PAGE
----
Born in 1898 in Kuala Lumpur, his father, Yong Ngee Chai, was one of the pioneer tin miners of Selangor later acquired interests in rubber and property. Their family home was one of the shophouses in Pudu. Shook Lin was educated at the Victoria Institution and after obtaining his Cambridge Senior in 1912, proceeded to England for further studies earning his law degree from Cambridge. He returned to Kuala Lumpur and was called to the Bar in 1918.
Apart from practising law, Shook Lin was very active in public affairs and was a member of the Federal Legislative Council, serving in its Executive Council both before and after the War. It was during the post-war period that he devoted his time unsparingly to the service of the law and the State. He entered the political scene and established himself as a prominent figure in the Malaysian Chinese Association (MCA) which at that time was a component party of the governing Alliance. He was also Chairman of the Malayan Estate Owners Association and the Rubber Producers Council. He was Chairman of the Bar Council of Malaya and was conferred the C.B.E. by Queen Elizabeth II.
In recognition of his contributions to the country, Yong Shook Lin Road in Petaling Jaya, was named in his honour. After a long and distinguished career, Shook Lin passed away on the 3rd of September, 1955 at the age of 57. Yong Shook Lin with his family In reference proceedings in the court when Shook Lin passed away, the Chief Justice paid tribute to Shook Lin and said, “He was a man who was incapable of relaxing and always gave one the impression that the day was not long enough for the fulfilment of his many duties. But I shall always remember him as a friend, a person anxious and willing to assist in any task on hand and who delighted in helping others. He was, and this stands out in my mind, a very great friend of the Red Cross, and without his help and encouragement they could never have accomplished what they have in this country. Not only was he very generous in his gifts to the Society, but he also took a personal interest in all their doings and went to great trouble to entertain the workers in the field, a group of persons often forgotten.”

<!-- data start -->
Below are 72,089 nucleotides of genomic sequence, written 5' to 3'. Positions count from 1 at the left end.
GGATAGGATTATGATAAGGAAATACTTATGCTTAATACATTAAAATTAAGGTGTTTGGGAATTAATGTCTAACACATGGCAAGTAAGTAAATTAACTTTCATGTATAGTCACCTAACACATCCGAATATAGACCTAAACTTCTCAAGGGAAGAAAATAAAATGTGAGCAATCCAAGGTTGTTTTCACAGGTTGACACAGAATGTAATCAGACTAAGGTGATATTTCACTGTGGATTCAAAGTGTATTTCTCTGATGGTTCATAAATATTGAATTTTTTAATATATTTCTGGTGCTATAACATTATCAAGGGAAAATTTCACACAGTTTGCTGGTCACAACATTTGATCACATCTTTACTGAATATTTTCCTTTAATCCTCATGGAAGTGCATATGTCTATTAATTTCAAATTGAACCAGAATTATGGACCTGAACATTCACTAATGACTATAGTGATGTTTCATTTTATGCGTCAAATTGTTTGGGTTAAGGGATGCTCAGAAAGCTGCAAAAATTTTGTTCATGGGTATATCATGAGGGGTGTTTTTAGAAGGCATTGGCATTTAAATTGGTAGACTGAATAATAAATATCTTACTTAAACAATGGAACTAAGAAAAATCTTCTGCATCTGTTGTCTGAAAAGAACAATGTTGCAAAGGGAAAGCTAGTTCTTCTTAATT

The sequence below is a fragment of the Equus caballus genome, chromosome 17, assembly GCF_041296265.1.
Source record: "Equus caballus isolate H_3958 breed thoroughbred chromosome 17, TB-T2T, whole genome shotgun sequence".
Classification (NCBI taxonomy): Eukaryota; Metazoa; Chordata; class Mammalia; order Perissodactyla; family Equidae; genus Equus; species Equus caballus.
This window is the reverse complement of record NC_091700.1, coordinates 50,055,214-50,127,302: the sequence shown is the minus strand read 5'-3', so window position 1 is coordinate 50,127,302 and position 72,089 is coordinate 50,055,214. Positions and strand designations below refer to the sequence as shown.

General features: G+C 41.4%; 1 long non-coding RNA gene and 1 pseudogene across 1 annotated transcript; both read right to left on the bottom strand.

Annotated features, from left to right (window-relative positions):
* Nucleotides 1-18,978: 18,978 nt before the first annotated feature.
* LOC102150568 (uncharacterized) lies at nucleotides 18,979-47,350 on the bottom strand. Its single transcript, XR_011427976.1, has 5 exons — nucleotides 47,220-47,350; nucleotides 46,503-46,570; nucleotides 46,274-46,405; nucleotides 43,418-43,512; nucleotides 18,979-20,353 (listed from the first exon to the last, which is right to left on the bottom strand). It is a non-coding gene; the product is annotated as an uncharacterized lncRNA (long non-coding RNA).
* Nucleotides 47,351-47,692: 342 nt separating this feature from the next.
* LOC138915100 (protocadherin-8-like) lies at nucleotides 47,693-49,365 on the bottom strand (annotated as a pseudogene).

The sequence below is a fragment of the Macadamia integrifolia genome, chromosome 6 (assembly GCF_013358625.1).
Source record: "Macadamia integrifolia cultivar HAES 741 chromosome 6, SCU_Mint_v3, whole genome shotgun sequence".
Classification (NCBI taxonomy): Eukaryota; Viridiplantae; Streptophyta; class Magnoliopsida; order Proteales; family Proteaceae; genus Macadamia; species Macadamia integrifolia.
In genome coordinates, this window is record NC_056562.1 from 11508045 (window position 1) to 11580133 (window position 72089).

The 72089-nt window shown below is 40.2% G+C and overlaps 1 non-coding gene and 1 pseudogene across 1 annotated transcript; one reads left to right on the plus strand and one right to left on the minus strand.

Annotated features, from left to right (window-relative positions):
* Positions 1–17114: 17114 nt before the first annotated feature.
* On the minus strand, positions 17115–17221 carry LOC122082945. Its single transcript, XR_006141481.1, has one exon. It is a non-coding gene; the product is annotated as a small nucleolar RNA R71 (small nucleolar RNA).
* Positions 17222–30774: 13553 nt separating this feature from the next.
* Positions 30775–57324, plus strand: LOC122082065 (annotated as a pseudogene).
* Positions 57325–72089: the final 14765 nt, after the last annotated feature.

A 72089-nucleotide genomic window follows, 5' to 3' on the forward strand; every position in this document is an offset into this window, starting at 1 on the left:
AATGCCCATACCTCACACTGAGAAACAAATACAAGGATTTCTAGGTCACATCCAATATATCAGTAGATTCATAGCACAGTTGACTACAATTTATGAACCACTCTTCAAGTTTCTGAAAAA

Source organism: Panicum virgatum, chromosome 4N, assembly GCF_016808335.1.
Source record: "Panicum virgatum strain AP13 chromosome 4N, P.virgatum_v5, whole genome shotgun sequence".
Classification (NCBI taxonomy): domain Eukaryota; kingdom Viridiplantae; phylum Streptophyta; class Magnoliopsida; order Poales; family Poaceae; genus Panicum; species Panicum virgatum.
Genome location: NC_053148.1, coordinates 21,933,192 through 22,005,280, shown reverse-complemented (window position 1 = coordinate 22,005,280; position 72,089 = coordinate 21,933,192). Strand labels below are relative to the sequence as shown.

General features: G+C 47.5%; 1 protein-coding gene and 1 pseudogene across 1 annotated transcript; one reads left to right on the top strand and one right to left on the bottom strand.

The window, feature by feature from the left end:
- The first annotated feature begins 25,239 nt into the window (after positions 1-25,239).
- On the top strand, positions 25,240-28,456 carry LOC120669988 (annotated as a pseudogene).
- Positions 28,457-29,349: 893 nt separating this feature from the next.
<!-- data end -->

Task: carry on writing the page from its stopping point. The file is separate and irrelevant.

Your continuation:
The Attorney General echoed the feelings and said, “He was a man who if he had wished might have led a life of ease and leisure but instead of that he chose a life of hard work and unrelenting toil, a great deal of it in the service of the people of this country…. He was a man of firm principles, when he decided that a particular course was right and proper, he followed that course with unrelenting determination and he met criticism fairly and boldly.”
[From Malayan Law Journal Vol.21 1955]